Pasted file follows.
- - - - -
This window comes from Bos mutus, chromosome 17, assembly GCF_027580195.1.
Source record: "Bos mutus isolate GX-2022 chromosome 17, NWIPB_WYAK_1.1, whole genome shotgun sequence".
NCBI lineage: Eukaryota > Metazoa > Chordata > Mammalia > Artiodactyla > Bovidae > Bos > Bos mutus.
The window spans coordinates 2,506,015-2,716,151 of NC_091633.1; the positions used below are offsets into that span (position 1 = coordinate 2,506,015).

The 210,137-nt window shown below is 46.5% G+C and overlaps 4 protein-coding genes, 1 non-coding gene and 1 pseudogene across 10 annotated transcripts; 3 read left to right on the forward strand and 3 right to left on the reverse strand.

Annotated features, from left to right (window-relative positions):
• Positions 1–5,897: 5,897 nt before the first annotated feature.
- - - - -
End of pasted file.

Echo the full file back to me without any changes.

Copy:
This window comes from Bos mutus, chromosome 17, assembly GCF_027580195.1.
Source record: "Bos mutus isolate GX-2022 chromosome 17, NWIPB_WYAK_1.1, whole genome shotgun sequence".
NCBI lineage: Eukaryota > Metazoa > Chordata > Mammalia > Artiodactyla > Bovidae > Bos > Bos mutus.
The window spans coordinates 2,506,015-2,716,151 of NC_091633.1; the positions used below are offsets into that span (position 1 = coordinate 2,506,015).

The 210,137-nt window shown below is 46.5% G+C and overlaps 4 protein-coding genes, 1 non-coding gene and 1 pseudogene across 10 annotated transcripts; 3 read left to right on the forward strand and 3 right to left on the reverse strand.

Annotated features, from left to right (window-relative positions):
• Positions 1–5,897: 5,897 nt before the first annotated feature.